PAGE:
In 1776 great need prevailed in Brunow: the farmers had to buy grain in order to survive, and had nothing to feed their half-starved cattle. They could not deliver on their obligations to the domanialamt, and therefore 19-day seizure was imposed. For this they were threatened by the domanialamt with twelve lashes each, and with losing their livestock, should they not pay in the future. In this time of great need the farmers of Brunow turned to the Duke. How this all ended is unfortunately not documented.
In 1819 Brunow was, with its 387 inhabitants, was relative to Mecklenburg unusually large. Of these inhabitants were 193 male, 194 female; 125 being 14 years of age or younger! The inhabitants were a pastor and his wife, a Kindermädchen (nursemaid) and Wirtschafterin (housekeeper), 21 Bauern (farmers), two Ökonomen (other farmers), nine Büdner, 14 Knechten (farm hands), 22 Dienstmädchen (house maids), 13 Dienstjungen (servant boys), 17 Einlieger (free agricultural laborers), 14 Altenteiler (retirees on life estate), two Tagelöhner (day-laborers), two Schneider (tailors), two Jäger (hunters), and one apiece of: Revierjäger (district hunters), Förster (forester), Küster (sexton), Rademacher (wheel maker), Grobschmeid (blacksmith), Tischler (table maker), Maurer (bricklayer), and a Hebamme (midwife).
On 12 April 1862 a large fire in Brunow completely burned two farmsteads, several farm buildings on two additional farmsteads and an Altenteilskaten (life estate cottage). The spread of the fire was aided considerably by the close proximity of the buildings to each other.
Once again in 1871 a large fire burned down two farmsteads and part of another.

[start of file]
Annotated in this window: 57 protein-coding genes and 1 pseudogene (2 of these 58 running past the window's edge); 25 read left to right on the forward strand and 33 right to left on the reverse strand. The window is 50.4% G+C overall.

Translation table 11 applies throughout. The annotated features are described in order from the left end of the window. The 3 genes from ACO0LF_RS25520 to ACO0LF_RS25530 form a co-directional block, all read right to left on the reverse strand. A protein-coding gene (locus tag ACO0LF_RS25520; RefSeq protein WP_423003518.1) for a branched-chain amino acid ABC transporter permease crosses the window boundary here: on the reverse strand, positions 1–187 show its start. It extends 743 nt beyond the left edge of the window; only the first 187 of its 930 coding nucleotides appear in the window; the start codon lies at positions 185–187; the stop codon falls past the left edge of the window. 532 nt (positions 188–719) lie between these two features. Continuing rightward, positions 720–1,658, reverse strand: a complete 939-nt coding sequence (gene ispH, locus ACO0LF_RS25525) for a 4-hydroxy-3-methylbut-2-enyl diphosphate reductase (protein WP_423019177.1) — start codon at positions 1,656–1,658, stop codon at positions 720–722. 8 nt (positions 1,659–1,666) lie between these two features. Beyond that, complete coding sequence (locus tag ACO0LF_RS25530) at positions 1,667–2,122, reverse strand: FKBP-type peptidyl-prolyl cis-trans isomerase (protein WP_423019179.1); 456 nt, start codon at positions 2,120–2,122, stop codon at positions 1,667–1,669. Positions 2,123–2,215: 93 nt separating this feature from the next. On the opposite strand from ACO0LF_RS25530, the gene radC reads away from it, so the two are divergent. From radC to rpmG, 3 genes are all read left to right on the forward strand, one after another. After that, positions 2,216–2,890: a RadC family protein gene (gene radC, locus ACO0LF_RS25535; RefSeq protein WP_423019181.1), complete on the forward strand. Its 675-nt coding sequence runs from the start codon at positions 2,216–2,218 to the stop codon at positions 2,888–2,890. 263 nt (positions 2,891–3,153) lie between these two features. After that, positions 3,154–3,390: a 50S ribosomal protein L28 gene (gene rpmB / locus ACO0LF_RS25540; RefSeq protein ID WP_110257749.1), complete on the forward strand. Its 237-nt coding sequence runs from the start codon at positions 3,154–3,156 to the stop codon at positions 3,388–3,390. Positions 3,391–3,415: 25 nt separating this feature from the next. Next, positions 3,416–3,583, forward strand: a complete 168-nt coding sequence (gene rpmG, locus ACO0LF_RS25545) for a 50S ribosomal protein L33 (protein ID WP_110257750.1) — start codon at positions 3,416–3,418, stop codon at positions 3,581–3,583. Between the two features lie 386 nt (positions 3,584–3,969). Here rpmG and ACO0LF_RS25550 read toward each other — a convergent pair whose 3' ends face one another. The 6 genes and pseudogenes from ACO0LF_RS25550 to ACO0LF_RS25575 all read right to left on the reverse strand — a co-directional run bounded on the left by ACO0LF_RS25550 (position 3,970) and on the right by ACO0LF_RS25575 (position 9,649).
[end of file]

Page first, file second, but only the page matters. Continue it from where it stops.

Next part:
In 1873 the farm village of Brunow and the half-mile distant Büdner colony of Löcknitz (which was founded in 1827) were consolidated and promoted to a gemeinde (community) with autonomy. Until the Second World War the name of the gemeinde was Brunow-Löcknitz.
In 1921 the secondary school in Brunow was attended by 75 children, among them were 14 from out of town; from the 3 kilometer distant Löcknitz and the 4 kilometer distant tenant farms of Bauerkuhl and Horst.
In 1939 there were in Brunow 31 farms, two Eigentumsgrundstücke (small properties), five Büdner and 35 Häuslereien (cottagers), in all 367 inhabitants. Only 25 inhabitants lived in the area of Löcknitz. There was a post office branch, a so-called Kraftpostverbindung (place where mail is delivered by auto or truck), a school and a dairy.
By the end of 1946 the population had been increased through the influx of fugitives, expelled persons and resettled persons to 684 inhabitants and as a result had nearly doubled.
In 1950 the up-until-then independent Bauerkuhl was eingemeindet (incorporated) with Brunow. Two years later, in the course of administrative reform, Brunow was assigned to Kreis (county) Ludwigslust, later being assigned to Kreis Perleberg. Alongside Klüß and Dambeck, Brunow was the only Mecklenburg gemeinde in this kreis, which was part of the earlier state of Brandenburg. After Klüß was eingemeinet (incorporated) with Gemeinde Brunow the current gemeinde structure of today was reached.
With the re-establishment of the state of Mecklenburg-Vorpommern in 1990 and the ensuing regional reorganization, Gemeinde Brunow was returned to Kreis Ludwigslust.Part 2 - History of the village Bauerkuhl
This page was last updated on 13 October 2003